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Blood. 1997 Mar 1;89(5):1501-6.

Treatment of hepatic venocclusive disease with recombinant human tissue plasminogen activator and heparin in 42 marrow transplant patients.

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  • 1Division of Clinical Research, Fred Hutchinson Cancer Research Center, Seattle, USA.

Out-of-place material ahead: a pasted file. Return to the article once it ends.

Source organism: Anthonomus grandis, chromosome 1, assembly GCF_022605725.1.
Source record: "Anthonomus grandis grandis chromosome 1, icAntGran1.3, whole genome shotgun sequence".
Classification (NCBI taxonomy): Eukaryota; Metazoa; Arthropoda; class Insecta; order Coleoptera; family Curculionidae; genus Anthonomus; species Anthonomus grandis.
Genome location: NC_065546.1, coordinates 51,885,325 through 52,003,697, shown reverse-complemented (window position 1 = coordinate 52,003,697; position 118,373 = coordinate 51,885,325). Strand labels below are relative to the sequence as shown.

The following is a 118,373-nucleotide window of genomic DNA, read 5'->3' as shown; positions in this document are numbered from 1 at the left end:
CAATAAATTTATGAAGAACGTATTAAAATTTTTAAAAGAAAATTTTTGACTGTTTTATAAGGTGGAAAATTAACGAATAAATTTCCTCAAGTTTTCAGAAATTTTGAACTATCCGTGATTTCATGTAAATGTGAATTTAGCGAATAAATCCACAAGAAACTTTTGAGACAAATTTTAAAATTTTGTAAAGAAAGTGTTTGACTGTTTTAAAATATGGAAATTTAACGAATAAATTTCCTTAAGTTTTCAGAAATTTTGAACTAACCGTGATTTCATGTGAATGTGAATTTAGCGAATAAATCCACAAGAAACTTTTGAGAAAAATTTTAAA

The purpose of this report is to review the Fred Hutchinson Cancer Research Center experience of treating patients with venocclusive disease of the liver (VOD) after marrow transplantation using recombinant human tissue plasminogen activator (rh-tPA) and heparin. The charts of 42 patients who had received rh-tPA and heparin for the treatment of VOD between February 1991 and December 1995 were reviewed. Response to rh-tPA and heparin was defined as a reduction in total serum bilirubin by 50% within 10 days of starting treatment. Total serum bilirubin, percent weight gain, and serum creatinine before, after, and at the start of rh-tPA and heparin were examined to determine whether these laboratory values distinguished patients who responded to treatment from those who did not. We also evaluated whether evidence of multiorgan failure (requirement for supplemental oxygen, requirement for hemodialysis, requirement for mechanical ventilation) or whether the calculated probability of a fatal outcome from VOD could discriminate responders from nonresponders. In addition, the incidence and outcome of bleeding as a major complication of thrombolytic therapy was examined. Twelve patients responded to rh-tPA and heparin and 30 patients did not. There were no statistically significant differences between responders and nonresponders in the day treatment was started, dose of rh-tPA, total serum billirubin, and percent weight gain before, after, or at the start of treatment, or the calculated probability of dying from VOD on the day treatment with rh-tPA and heparin was begun. More nonresponding patients required dialysis or mechanical ventilation (11 of 30) before or at the start of rh-tPA and heparin than responding patients (0 of 12), P = .0183. Serum creatinine was greater at the start of treatment in nonresponding patients (1.9 +/- 1.3 mg/dL) than in responding patients (1.1 +/- 0.4 mg/dL), P = .0794. Ten patients had severe bleeding episodes, which resulted in death in three patients and may have contributed to death in an additional three patients. Treatment for VOD using rh-tPA and heparin was successful in 29% of patients but was associated with a significant risk of life-threatening hemorrhage. Requirement for supplemental oxygen, dialysis, or mechanical ventilation before the start of treatment were prognostic indicators of no response to thrombolytic therapy. We do not recommend treatment using tPA and heparin in patients with severe VOD who have already developed multiorgan dysfunction.

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